I have sat with parents whose child has died.
I have officiated at the funerals of those who took their own life.
I have heard 5th steps from those who lived the hell of addiction.
I have visited people who are in the hell of prison, and the hell of prison, is not just being incarcerated, but dealing with the hell of what got you there in the first place.
I have listened to the stories of those physically abused, and sexually abused, or mentally abused.
I know people who have been abandoned, rejected, despised, spit upon, because they were different. Different language, dialect, skin colour, sexual orientation, gender, clothes, theologies, politics or whatever.
I know hate. I know prejudice. I know violence.
We can look back in history to the hell of the holocaust or many other genocides in our past.
We can look back in our history to the institutional church as oppressor, dominator, torturer, and even killer.
We can look at the billions of poor in this world, who are poor because we humans don’t want to change the systems that make so many people poor.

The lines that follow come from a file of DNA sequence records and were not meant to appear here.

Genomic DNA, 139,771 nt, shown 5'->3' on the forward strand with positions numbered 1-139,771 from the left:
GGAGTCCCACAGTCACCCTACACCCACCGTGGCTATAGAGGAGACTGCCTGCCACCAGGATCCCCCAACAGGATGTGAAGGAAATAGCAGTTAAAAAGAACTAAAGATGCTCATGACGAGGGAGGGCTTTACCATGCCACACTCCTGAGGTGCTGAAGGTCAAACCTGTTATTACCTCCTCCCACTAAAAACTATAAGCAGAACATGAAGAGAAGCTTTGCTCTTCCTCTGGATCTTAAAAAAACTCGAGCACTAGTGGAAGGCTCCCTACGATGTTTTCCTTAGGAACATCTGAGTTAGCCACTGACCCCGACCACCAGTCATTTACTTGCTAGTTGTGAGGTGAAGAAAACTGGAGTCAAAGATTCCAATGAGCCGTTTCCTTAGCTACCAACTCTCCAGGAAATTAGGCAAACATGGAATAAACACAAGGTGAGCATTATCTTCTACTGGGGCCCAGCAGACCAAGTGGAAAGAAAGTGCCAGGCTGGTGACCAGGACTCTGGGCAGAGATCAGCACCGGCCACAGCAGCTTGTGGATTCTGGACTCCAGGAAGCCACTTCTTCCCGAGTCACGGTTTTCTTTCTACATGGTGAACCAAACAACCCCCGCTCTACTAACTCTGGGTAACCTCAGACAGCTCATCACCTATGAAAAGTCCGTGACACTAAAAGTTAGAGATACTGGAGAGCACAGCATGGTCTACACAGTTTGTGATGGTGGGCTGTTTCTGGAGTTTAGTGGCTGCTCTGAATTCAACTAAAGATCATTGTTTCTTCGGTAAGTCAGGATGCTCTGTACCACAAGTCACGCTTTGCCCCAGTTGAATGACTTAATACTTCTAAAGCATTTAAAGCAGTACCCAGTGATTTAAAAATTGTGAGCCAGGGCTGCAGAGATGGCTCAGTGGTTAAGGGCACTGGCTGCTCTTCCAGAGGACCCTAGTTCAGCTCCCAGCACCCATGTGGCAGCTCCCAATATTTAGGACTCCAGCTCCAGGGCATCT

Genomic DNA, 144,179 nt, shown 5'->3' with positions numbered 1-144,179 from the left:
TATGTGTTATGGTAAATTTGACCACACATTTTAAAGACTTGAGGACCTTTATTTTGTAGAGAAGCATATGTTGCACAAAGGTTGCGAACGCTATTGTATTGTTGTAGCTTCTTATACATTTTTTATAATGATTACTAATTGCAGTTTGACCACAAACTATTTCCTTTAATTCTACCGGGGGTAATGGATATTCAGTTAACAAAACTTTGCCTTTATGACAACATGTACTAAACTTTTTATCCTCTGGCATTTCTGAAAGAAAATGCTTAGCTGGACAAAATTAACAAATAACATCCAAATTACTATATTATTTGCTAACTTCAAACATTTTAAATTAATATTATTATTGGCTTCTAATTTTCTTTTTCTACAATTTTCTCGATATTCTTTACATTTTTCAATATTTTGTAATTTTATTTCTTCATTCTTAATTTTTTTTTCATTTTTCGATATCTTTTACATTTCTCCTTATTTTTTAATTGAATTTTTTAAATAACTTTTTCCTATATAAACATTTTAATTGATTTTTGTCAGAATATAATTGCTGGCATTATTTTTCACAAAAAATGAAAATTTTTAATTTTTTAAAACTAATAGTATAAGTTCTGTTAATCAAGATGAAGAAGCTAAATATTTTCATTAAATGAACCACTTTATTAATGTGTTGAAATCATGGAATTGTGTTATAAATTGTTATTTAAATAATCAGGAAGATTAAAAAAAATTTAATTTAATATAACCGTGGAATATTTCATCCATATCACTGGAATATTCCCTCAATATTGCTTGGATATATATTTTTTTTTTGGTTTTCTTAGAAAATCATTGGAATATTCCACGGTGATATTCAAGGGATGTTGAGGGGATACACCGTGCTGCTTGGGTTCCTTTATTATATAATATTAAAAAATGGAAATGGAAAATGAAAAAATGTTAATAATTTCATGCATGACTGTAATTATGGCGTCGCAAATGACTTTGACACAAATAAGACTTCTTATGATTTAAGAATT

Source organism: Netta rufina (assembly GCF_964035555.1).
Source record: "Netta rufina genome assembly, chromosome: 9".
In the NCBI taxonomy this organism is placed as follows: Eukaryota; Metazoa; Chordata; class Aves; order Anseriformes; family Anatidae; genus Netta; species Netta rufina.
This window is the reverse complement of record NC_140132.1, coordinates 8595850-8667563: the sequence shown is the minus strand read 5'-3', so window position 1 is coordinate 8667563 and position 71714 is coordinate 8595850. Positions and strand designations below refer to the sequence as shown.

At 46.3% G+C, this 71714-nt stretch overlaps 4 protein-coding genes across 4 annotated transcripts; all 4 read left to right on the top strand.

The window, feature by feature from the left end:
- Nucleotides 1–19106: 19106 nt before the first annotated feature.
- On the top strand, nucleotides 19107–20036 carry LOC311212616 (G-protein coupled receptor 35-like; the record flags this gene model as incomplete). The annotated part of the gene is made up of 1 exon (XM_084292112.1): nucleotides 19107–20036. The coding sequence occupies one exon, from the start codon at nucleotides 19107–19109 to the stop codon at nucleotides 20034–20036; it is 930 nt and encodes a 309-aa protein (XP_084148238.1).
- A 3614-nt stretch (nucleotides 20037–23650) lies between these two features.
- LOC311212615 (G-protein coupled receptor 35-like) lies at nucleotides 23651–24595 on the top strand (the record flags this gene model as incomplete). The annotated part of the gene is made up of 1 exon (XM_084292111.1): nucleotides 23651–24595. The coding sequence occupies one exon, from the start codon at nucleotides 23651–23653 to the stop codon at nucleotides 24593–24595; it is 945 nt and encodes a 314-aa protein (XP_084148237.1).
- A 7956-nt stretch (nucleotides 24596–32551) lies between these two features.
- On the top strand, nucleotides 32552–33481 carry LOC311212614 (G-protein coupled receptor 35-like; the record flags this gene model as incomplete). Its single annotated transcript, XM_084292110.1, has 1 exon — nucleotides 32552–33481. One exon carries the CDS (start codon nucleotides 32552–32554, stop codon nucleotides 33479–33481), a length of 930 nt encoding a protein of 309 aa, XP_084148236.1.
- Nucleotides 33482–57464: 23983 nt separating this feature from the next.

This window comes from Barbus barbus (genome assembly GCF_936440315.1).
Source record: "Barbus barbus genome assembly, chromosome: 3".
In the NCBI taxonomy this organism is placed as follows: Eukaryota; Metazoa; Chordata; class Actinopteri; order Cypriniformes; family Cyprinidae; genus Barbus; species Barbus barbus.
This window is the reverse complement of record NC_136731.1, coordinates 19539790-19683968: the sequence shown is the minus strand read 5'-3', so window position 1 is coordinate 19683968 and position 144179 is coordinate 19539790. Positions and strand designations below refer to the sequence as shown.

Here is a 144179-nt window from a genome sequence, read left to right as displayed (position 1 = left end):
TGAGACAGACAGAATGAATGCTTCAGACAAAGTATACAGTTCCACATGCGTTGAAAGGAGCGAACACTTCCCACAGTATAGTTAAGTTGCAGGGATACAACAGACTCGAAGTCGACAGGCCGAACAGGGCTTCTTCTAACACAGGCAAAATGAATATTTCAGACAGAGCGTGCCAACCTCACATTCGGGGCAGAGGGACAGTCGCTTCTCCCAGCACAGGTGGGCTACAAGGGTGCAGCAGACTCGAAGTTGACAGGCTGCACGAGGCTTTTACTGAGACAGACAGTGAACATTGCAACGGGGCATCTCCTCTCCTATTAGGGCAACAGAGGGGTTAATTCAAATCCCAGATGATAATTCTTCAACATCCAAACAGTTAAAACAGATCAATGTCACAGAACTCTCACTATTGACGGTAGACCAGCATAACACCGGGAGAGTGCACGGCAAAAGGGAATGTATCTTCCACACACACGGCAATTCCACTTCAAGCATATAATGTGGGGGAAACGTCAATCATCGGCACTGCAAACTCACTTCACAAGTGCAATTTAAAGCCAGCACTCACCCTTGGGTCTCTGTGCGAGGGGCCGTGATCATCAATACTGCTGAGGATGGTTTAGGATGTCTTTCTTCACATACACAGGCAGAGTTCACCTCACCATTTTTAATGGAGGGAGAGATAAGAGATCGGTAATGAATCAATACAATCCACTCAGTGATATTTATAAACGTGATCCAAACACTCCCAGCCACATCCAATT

“War is Hell”, said General Sherman of American Civil War fame. “War is cruelty” he wrote “and you cannot refine it.”
There are millions who live with violence as a daily threat.
On one level hell is the evil things that humans do to others.
On another level hell is the worst thing that can happen to a human.
But there is another way of experiencing hell. It is the experience of torment in your mind or soul.
It is emotional pain that never goes away.
It is the experience in your soul of hopelessness, or despair, or utter loneliness, or abandonment, or rejection, or worthlessness, or moral or ethical wilderness, or guilt, or shame.